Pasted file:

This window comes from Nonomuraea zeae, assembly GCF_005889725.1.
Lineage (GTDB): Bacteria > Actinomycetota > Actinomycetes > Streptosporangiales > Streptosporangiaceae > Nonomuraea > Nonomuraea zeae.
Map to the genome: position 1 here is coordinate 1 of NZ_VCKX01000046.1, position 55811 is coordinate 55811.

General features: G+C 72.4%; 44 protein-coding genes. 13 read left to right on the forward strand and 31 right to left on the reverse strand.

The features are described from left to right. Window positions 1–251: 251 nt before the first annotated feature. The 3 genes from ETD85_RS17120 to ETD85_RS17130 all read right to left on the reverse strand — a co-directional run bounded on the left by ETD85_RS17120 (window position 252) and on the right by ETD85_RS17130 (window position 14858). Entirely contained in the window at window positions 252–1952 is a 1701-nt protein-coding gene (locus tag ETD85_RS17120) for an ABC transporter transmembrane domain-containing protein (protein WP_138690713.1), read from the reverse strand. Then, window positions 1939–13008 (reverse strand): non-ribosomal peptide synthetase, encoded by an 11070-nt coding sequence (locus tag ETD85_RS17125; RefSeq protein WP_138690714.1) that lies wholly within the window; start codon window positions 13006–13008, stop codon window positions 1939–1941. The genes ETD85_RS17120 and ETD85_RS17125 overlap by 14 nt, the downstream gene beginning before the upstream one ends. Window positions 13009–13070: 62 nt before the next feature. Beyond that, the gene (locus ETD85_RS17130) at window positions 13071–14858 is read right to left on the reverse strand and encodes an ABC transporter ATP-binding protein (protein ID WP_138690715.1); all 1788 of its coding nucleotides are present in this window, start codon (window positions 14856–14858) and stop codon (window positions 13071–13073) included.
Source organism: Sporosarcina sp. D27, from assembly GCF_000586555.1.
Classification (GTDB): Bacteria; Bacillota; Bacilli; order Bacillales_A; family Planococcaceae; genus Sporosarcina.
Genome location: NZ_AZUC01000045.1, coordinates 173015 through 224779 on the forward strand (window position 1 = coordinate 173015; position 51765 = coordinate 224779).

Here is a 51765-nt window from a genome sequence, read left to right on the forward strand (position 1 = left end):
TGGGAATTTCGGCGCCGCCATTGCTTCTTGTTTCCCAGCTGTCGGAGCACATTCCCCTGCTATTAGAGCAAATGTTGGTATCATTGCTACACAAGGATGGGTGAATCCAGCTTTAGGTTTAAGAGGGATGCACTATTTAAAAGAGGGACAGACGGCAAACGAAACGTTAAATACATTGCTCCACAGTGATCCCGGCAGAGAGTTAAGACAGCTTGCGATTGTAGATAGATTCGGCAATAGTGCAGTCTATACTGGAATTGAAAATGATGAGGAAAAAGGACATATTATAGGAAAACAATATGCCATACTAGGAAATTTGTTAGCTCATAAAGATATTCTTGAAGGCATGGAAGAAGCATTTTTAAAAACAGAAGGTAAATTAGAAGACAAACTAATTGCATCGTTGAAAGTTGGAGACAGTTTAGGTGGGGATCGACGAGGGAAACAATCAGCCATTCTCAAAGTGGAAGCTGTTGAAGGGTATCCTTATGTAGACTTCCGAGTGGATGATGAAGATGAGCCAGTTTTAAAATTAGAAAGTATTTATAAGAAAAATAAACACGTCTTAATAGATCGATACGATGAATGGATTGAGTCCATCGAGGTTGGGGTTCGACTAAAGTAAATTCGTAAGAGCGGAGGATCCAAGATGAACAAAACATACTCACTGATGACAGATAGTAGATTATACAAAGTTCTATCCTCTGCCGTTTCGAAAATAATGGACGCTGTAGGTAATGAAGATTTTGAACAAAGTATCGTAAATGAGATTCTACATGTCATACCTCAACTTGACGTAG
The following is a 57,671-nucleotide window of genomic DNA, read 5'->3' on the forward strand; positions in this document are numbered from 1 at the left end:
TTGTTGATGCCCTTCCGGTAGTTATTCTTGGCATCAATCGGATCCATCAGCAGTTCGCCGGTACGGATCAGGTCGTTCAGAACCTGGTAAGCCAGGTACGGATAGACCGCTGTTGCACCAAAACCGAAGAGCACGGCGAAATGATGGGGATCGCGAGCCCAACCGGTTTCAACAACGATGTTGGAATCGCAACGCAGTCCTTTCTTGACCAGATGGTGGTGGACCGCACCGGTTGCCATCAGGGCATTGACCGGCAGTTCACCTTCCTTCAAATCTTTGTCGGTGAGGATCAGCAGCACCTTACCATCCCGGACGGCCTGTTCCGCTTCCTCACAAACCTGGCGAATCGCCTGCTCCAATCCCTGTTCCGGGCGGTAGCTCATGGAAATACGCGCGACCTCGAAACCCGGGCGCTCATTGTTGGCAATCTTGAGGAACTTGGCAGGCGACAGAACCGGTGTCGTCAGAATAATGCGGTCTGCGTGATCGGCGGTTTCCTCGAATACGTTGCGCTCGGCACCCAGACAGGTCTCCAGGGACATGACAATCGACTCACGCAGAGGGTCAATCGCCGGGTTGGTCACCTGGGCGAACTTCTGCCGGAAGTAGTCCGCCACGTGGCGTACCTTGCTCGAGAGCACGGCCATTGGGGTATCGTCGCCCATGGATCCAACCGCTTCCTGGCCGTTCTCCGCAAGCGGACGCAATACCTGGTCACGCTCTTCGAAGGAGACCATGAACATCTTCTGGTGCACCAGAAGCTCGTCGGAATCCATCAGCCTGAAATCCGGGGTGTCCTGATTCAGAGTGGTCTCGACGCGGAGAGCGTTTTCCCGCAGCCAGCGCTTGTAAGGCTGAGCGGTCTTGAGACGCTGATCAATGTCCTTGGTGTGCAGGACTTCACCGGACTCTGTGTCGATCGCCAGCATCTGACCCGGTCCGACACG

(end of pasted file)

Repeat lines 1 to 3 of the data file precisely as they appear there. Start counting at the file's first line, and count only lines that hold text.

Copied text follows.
This window comes from Nonomuraea zeae, assembly GCF_005889725.1.
Lineage (GTDB): Bacteria > Actinomycetota > Actinomycetes > Streptosporangiales > Streptosporangiaceae > Nonomuraea > Nonomuraea zeae.
Map to the genome: position 1 here is coordinate 1 of NZ_VCKX01000046.1, position 55811 is coordinate 55811.